The young girl you have found isn't the first experiment I've carried out.
She won't be the last.A tense, unpredictable crime debut that will not only have you gripped, but will chill you to the bone.
Perfect for fans of Stuart MacBride and Mark Billingham.A serial killer is stalking the streets of Liverpool, gruesomely murdering victims as part of a series of infamous, unethical and deadly psychological experiments.When it becomes apparent that each victim has ties to the City of Liverpool University, DI David Murphy and DS Laura Rossi realise they're chasing a killer unlike any they've hunted before - one who doesn't just want his victims' bodies, but wants their minds too.With a series of psychological twists Dead Gone will keep you guessing until the very end.
- Format: Paperback
- Pages: 416 pages
- Publisher: HarperCollins Publishers
- Publication Date: 16/01/2014
- Category: Crime & mystery
- ISBN: 9780007525577
Showing 1 - 3 of 3 reviews.
Review by atticusfinch1048
Dead Gone is a Brilliant Scouse ThrillerDead Gone by Luca Veste is a brilliant debut by the scouse author who also happens to be a mature psychology and criminology student and he brings that knowledge to the fore in this book. For a debut novel this is a brilliant psychological and police procedural crime thriller, with more twists and turns than your average game of twister. Dead Gone is a brilliant example of twisted storytelling that keeps you on edge and those pages turning because you are trying to get inside the head of killer and detectives.We are introduced to Detective Inspector David Murphy and Detective Sergeant Laura Rossi work together on the major incident team for Liverpool North which also covers the City centre of Liverpool. We are introduced to them as they start to investigate a murder the victim of which is found in Sefton Park with a letter which is the beginning of a chase for which they rarely get clues or that lucky break. But we start with the abduction of Jemma from a night out in Liverpool and we see how it all ties together towards the end.As the bodies start appearing all over Liverpool City centre each one comes with a letter telling them that this body is part of an ongoing experiment but leaves them no clues. We do get the occasional hint that this is an experiment referring back to historic and very controversial psychological experiments, such as those by the CIA and the use of LSD. Dead Gone takes these old experiments and brings them to life in Liverpool and at the same time is poking sticks at Murphy and Rossi. The only real clues that they have is that somehow these murders all centre round the City of Liverpool University and first they must work out how this link falls into place before they can make progress with the murder investigations.What I like about Dead Gone is that as well as being given the back story of DI Murphy and DS Rossi they are rounded characters, scousers who love their city even if one is now a woolly back. We see how this investigation impacts upon Murphy and all the skeletons in his cupboards and how some involved in the investigation are not afraid to point them out to him. Even in the depths of despair Murphy realises he has his issues to deal with but he has the murders to clear up first. We are able to see how this impacts upon his mental health and is torture to him.Veste has written a brilliant thriller where there are no clear clues to who is actually committing the murders and the real reason why. I do hope that we get another chance to meet Murphy and Rossi and see how these detectives develop as a pairing. Right now though I cannot recommend Dead Gone highly enough.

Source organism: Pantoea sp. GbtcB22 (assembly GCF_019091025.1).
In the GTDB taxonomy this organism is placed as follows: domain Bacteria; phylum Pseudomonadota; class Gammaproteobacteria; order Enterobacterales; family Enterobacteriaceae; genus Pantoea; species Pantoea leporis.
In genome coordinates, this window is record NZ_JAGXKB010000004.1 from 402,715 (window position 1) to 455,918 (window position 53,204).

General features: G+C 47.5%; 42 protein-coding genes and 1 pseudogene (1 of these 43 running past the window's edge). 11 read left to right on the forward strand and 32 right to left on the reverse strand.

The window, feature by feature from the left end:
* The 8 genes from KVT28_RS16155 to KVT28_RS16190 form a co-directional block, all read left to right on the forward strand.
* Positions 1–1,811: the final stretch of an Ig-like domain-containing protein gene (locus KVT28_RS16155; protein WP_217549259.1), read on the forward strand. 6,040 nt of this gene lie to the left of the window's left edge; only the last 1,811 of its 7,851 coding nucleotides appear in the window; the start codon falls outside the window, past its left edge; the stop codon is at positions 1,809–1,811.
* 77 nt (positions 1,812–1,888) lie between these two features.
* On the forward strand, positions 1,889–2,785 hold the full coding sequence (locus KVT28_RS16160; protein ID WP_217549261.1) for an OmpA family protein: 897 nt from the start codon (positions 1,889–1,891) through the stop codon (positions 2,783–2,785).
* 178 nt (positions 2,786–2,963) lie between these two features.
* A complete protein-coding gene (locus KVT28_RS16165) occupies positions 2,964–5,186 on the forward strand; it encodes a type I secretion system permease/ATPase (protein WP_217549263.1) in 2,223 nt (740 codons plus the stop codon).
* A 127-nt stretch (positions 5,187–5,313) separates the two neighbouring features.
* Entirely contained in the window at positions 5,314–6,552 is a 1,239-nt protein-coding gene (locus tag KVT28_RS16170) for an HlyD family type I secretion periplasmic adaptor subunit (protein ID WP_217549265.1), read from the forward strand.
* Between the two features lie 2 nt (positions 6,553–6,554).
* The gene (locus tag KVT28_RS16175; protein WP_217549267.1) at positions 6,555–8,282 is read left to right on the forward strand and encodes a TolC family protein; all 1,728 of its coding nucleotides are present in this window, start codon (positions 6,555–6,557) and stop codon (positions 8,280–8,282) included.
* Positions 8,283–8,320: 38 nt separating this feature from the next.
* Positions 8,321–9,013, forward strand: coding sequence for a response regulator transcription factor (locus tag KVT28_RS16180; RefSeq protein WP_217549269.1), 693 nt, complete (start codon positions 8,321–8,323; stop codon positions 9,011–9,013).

Review by samarnold1975
This is a debut novel by the writer and centres around two main detectives working a serial killer case in Liverpool. The references to Liverpool makes this book for anyone who has knowledge of the area.This book is well written and the story premise is thrilling and terrifying all in one. I however, found this a little slow to start. Personally I like my crime novels to start with a bang and include a little more gore and description. There are parts later on that clearly make up for the lack of gore at the beginning. Although this was a well written book I found that I never got in to the ‘I can’t put this down stage.’ Although I enjoyed reading it I had to make myself pick it back up once I had put it down. I believe my main problem with this book was that I did not really relate to the main character in the book.I found this slow in places and hard to get into although I am sure that as the writer develops his lead detectives this may change and result in a good crime series. At present I will reserve judgement on this until I read the next in the series.
Review by rosieclaverton
I enjoyed this book, but it didn't particularly do anything new in my opinion. The psychological aspects were only given surface attention and when the opportunity arose to analyse the killer, the detectives chose to disregard him as "a nutcase".